|Allen Severson Wildlife Area (Pintail Lake)|
The City of Show Low, in cooperation with the Apache-Sitgreaves National Forests and Arizona Game and Fish Department, became the first Arizona community and one of the first in the nation to create artificial wetlands for the disposal of wastewater effluent. The scarcity of marshland ecosystems...
|Description: At approximately 8600 feet elevation, this small community rarely exceeds temperatures of 75 F in the hottest months. The beautiful summer scenery makes hiking and wildlife viewing a pleasant experience. The Little Colorado River flows through Greer, and there are three reservoirs in the area known for trout fishing. Squirrel Spring Recreation Area is 2.5 miles from the junction with State Hwy. 260. The riparian areas at Squirrel Spring Recreation Area and the Little Colorado River are good examples of willow habitat, while the Butler Canyon Trail offers ponderosa pine forest habitat.|
Wildlife to Watch: Mammals in the area include black bear, elk, mule and white-tailed deer, pronghorn, coyote, Abert’s and red squirrel, beaver, and muskrat. Terrestrial gartersnakes are common in the dense vegetation along the river. This area provides some of the best summer birding opportunities in the White Mountains area, with several uncommon and locally nesting birds such as the dusky and willow flycatchers, Clark’s nutcracker, gray catbird, green-tailed towhee, Lincoln’s sparrow, and golden-crowned kinglet. Summer warblers can include the yellow-rumped, Grace’s, red-faced, MacGillivray’s, and Virginia’s. Osprey, double-crested cormorants, and great blue herons nest along River Reservoir. A wide range of birds of prey and waterfowl can also be seen including Canada goose, common merganser, mallard, and cinnamon teal. Look for the American dipper and spotted sandpiper foraging in the rocky areas in the Little Colorado River.
Special Tips: The Forest Service conducts interpretive lectures and walks during the summer. Activity schedules are posted at Hoyer campground and at the Springerville Ranger Station.
There is private property interspersed with the public land in the Greer area; please respect it and do not trespass.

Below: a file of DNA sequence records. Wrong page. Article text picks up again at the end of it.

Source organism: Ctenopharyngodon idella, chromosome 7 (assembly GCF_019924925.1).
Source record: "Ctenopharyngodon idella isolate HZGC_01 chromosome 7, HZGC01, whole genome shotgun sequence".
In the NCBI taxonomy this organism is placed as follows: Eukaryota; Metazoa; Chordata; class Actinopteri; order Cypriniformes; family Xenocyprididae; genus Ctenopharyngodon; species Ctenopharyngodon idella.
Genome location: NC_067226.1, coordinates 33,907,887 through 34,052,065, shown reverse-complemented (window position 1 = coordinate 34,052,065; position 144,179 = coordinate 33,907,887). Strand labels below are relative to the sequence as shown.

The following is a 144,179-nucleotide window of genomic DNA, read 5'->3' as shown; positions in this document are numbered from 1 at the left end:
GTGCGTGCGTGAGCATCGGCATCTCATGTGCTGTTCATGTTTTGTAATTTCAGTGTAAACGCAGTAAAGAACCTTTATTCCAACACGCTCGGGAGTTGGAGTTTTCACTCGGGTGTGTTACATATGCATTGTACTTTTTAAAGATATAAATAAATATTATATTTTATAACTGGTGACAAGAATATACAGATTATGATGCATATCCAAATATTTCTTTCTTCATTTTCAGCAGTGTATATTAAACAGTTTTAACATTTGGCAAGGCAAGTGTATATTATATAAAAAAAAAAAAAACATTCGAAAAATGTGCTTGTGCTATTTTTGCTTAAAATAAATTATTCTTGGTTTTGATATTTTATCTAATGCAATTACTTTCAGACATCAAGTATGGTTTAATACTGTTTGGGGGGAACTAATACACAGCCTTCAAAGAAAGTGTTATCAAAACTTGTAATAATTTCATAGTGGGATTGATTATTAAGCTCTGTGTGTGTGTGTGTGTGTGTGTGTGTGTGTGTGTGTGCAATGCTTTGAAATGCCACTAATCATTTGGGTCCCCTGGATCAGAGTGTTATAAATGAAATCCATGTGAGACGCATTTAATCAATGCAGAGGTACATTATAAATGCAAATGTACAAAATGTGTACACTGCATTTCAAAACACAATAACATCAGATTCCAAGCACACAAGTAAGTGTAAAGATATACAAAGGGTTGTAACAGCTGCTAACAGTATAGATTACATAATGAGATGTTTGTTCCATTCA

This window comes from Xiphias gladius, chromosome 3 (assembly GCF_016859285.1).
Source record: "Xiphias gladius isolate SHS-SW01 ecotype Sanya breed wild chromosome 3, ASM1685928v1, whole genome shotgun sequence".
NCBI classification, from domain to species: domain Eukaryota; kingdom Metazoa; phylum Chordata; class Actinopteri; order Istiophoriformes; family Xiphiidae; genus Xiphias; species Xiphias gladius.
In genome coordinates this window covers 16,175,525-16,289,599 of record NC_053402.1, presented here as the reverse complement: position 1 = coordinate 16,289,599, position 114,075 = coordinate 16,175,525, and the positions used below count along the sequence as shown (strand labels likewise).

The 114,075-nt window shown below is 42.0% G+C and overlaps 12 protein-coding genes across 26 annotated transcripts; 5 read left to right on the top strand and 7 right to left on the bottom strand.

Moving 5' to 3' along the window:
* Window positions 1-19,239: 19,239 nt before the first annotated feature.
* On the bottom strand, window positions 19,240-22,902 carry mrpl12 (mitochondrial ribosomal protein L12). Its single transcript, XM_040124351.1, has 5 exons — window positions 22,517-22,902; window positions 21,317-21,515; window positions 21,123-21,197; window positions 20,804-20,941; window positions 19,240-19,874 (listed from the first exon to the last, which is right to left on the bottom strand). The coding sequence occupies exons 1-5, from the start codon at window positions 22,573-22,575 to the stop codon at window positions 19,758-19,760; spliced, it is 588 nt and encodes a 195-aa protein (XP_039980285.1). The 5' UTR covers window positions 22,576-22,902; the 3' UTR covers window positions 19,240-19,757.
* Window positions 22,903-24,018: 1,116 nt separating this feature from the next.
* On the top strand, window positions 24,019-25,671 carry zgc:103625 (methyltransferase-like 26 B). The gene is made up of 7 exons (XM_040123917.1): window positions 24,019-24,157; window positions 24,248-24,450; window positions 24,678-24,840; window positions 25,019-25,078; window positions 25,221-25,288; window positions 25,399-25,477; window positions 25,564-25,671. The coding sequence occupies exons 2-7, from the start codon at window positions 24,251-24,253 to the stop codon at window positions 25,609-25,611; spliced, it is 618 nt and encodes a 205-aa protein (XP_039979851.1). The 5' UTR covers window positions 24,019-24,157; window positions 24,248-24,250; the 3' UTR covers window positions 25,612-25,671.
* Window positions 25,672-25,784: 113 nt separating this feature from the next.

Other Activities: Hiking trails traverse various habitat types, including river and lake riparian, ponderosa pine, spruce, fir, and aspen. From the Squirrel Spring Recreation Area, walk the old road following the creek, birding alongside the short Fir Loop Trail, which is 0.9 miles in length.
Drive south an additional 1.7 miles on State Hwy. 373 to County Road 1126, and then turn left. Go another half-mile to the pullout on the left, which is on the southwest side of River Reservoir. Walk downhill to the water and look for waterfowl on the lake or look for songbirds along the willow-lined Little Colorado River.
You can drive 0.7 miles further on County Road 1126 to a larger parking area alongside River Reservoir that contains restrooms and picnic areas.
Return to Hwy. 373 and turn left to the community of Greer. Go 0.2 miles to County Road 1121, turn left and drive 100 yards to the parking area for the Butler Canyon trailhead. The Butler Canyon Trail is self-guided. It is a one-mile, easy loop trail.
Continue south 1.5 miles on Hwy. 373 to where the road crosses a cattle guard and turns to gravel. There are several parking areas along this stretch before it ends. The East Fork Trail, accessed from the first parking lot south of the cattle guard, has a difficult rating, is several miles in length and climbs from 8,200 feet to 9,300 feet before leveling out. The East Fork Trail climbs through spruce, fir, and aspen forests before leveling out into subalpine grassland, which passes by several cienegas or marshy areas.
Ownership: U.S.D.A. Forest Service, Apache-Sitgreaves National Forests
Size: 2120 acres
Closest Town: Greer
Best Seasons for Wildlife Viewing: